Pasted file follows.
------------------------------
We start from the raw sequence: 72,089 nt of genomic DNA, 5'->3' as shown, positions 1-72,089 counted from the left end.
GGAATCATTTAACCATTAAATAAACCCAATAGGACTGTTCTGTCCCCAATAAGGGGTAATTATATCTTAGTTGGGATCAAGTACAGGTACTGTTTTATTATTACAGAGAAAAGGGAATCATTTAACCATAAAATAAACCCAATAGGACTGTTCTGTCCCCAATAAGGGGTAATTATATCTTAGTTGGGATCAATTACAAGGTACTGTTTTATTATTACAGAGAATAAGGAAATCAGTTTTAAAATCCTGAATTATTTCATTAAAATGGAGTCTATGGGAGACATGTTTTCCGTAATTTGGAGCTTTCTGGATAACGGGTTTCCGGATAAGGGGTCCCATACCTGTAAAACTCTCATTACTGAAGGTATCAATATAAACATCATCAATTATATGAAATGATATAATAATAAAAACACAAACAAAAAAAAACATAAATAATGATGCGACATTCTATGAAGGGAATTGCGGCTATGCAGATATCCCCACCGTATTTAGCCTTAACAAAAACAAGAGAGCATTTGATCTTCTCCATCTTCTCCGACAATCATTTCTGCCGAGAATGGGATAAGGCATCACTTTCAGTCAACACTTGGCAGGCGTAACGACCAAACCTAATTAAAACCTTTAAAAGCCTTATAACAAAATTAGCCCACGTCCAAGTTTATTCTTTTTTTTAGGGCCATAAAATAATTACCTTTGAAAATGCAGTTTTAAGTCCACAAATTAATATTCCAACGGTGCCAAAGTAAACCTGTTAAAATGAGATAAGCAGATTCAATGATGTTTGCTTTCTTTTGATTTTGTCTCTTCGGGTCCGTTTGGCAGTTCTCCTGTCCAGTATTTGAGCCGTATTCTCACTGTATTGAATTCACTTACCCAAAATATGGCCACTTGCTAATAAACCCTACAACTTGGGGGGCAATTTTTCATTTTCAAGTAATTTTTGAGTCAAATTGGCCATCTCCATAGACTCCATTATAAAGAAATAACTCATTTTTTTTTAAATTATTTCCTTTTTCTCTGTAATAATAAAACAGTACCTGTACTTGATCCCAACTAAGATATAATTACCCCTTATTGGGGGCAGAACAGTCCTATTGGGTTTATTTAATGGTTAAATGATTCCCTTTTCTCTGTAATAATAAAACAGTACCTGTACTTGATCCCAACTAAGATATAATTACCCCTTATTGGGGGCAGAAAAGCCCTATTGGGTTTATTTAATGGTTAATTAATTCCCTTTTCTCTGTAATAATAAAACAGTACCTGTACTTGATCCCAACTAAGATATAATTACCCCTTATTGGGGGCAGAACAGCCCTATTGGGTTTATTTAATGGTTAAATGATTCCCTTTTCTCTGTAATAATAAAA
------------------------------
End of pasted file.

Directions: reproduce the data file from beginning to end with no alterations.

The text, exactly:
We start from the raw sequence: 72,089 nt of genomic DNA, 5'->3' as shown, positions 1-72,089 counted from the left end.
GGAATCATTTAACCATTAAATAAACCCAATAGGACTGTTCTGTCCCCAATAAGGGGTAATTATATCTTAGTTGGGATCAAGTACAGGTACTGTTTTATTATTACAGAGAAAAGGGAATCATTTAACCATAAAATAAACCCAATAGGACTGTTCTGTCCCCAATAAGGGGTAATTATATCTTAGTTGGGATCAATTACAAGGTACTGTTTTATTATTACAGAGAATAAGGAAATCAGTTTTAAAATCCTGAATTATTTCATTAAAATGGAGTCTATGGGAGACATGTTTTCCGTAATTTGGAGCTTTCTGGATAACGGGTTTCCGGATAAGGGGTCCCATACCTGTAAAACTCTCATTACTGAAGGTATCAATATAAACATCATCAATTATATGAAATGATATAATAATAAAAACACAAACAAAAAAAAACATAAATAATGATGCGACATTCTATGAAGGGAATTGCGGCTATGCAGATATCCCCACCGTATTTAGCCTTAACAAAAACAAGAGAGCATTTGATCTTCTCCATCTTCTCCGACAATCATTTCTGCCGAGAATGGGATAAGGCATCACTTTCAGTCAACACTTGGCAGGCGTAACGACCAAACCTAATTAAAACCTTTAAAAGCCTTATAACAAAATTAGCCCACGTCCAAGTTTATTCTTTTTTTTAGGGCCATAAAATAATTACCTTTGAAAATGCAGTTTTAAGTCCACAAATTAATATTCCAACGGTGCCAAAGTAAACCTGTTAAAATGAGATAAGCAGATTCAATGATGTTTGCTTTCTTTTGATTTTGTCTCTTCGGGTCCGTTTGGCAGTTCTCCTGTCCAGTATTTGAGCCGTATTCTCACTGTATTGAATTCACTTACCCAAAATATGGCCACTTGCTAATAAACCCTACAACTTGGGGGGCAATTTTTCATTTTCAAGTAATTTTTGAGTCAAATTGGCCATCTCCATAGACTCCATTATAAAGAAATAACTCATTTTTTTTTAAATTATTTCCTTTTTCTCTGTAATAATAAAACAGTACCTGTACTTGATCCCAACTAAGATATAATTACCCCTTATTGGGGGCAGAACAGTCCTATTGGGTTTATTTAATGGTTAAATGATTCCCTTTTCTCTGTAATAATAAAACAGTACCTGTACTTGATCCCAACTAAGATATAATTACCCCTTATTGGGGGCAGAAAAGCCCTATTGGGTTTATTTAATGGTTAATTAATTCCCTTTTCTCTGTAATAATAAAACAGTACCTGTACTTGATCCCAACTAAGATATAATTACCCCTTATTGGGGGCAGAACAGCCCTATTGGGTTTATTTAATGGTTAAATGATTCCCTTTTCTCTGTAATAATAAAA